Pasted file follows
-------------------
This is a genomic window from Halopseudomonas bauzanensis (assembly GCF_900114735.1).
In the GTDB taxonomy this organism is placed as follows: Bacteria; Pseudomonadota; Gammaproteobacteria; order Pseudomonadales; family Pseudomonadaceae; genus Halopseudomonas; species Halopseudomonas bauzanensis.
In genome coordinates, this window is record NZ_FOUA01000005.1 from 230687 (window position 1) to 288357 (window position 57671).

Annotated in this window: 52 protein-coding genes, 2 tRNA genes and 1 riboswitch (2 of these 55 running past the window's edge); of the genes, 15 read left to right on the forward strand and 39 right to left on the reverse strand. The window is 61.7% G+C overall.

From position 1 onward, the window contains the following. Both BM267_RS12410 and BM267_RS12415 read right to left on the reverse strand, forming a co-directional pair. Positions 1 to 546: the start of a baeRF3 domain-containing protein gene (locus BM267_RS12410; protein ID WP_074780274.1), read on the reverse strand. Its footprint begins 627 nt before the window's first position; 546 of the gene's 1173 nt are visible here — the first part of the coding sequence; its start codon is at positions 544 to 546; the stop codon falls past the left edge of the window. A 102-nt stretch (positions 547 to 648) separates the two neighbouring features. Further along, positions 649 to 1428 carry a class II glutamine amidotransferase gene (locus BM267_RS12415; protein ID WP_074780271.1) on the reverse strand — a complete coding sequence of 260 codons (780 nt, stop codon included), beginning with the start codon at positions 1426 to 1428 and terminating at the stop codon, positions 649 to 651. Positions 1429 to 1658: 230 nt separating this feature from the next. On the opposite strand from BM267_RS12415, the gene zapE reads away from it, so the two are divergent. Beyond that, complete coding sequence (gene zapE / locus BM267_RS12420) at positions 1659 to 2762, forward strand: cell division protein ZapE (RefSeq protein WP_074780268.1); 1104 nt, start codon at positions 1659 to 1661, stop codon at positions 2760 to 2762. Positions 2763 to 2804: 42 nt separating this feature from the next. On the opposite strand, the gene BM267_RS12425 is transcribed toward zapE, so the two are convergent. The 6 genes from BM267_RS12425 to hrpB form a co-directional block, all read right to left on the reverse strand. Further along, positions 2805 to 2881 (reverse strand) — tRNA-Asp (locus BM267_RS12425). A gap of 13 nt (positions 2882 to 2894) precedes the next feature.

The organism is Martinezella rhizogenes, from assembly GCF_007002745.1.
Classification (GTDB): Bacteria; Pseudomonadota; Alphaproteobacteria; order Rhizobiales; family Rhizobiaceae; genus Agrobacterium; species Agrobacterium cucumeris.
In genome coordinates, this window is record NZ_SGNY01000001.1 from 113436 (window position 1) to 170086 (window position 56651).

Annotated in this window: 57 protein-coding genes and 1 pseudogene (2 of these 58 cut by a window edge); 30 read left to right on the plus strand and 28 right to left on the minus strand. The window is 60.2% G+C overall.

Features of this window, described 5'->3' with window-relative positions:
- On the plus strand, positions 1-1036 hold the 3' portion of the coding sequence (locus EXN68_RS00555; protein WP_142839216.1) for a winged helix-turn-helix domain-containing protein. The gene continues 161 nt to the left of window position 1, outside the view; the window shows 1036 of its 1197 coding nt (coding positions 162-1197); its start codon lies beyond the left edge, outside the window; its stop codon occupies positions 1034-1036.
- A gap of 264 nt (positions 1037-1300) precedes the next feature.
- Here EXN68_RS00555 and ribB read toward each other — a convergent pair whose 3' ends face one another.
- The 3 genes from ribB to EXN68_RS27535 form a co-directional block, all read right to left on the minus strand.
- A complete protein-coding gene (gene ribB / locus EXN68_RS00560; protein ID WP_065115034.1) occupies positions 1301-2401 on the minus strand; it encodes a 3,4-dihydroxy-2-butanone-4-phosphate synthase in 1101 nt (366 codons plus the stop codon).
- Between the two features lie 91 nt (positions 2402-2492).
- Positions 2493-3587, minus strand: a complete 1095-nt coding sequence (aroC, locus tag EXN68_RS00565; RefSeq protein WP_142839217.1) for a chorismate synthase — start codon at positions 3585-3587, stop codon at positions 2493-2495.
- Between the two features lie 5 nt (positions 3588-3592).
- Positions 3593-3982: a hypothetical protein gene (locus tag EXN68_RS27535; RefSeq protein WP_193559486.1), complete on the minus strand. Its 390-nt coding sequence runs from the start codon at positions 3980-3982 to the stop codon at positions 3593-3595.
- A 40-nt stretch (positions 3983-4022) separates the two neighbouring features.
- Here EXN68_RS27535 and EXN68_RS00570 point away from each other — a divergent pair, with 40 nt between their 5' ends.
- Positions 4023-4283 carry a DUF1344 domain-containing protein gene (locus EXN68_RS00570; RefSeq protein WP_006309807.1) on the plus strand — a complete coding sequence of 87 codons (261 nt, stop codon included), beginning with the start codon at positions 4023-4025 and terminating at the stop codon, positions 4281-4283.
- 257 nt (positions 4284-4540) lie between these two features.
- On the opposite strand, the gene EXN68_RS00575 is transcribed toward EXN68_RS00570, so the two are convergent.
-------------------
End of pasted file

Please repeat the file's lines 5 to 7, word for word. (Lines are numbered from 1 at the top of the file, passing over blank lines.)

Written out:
From position 1 onward, the window contains the following. Both BM267_RS12410 and BM267_RS12415 read right to left on the reverse strand, forming a co-directional pair. Positions 1 to 546: the start of a baeRF3 domain-containing protein gene (locus BM267_RS12410; protein ID WP_074780274.1), read on the reverse strand. Its footprint begins 627 nt before the window's first position; 546 of the gene's 1173 nt are visible here — the first part of the coding sequence; its start codon is at positions 544 to 546; the stop codon falls past the left edge of the window. A 102-nt stretch (positions 547 to 648) separates the two neighbouring features. Further along, positions 649 to 1428 carry a class II glutamine amidotransferase gene (locus BM267_RS12415; protein ID WP_074780271.1) on the reverse strand — a complete coding sequence of 260 codons (780 nt, stop codon included), beginning with the start codon at positions 1426 to 1428 and terminating at the stop codon, positions 649 to 651. Positions 1429 to 1658: 230 nt separating this feature from the next. On the opposite strand from BM267_RS12415, the gene zapE reads away from it, so the two are divergent. Beyond that, complete coding sequence (gene zapE / locus BM267_RS12420) at positions 1659 to 2762, forward strand: cell division protein ZapE (RefSeq protein WP_074780268.1); 1104 nt, start codon at positions 1659 to 1661, stop codon at positions 2760 to 2762. Positions 2763 to 2804: 42 nt separating this feature from the next. On the opposite strand, the gene BM267_RS12425 is transcribed toward zapE, so the two are convergent. The 6 genes from BM267_RS12425 to hrpB form a co-directional block, all read right to left on the reverse strand. Further along, positions 2805 to 2881 (reverse strand) — tRNA-Asp (locus BM267_RS12425). A gap of 13 nt (positions 2882 to 2894) precedes the next feature.

The organism is Martinezella rhizogenes, from assembly GCF_007002745.1.
Classification (GTDB): Bacteria; Pseudomonadota; Alphaproteobacteria; order Rhizobiales; family Rhizobiaceae; genus Agrobacterium; species Agrobacterium cucumeris.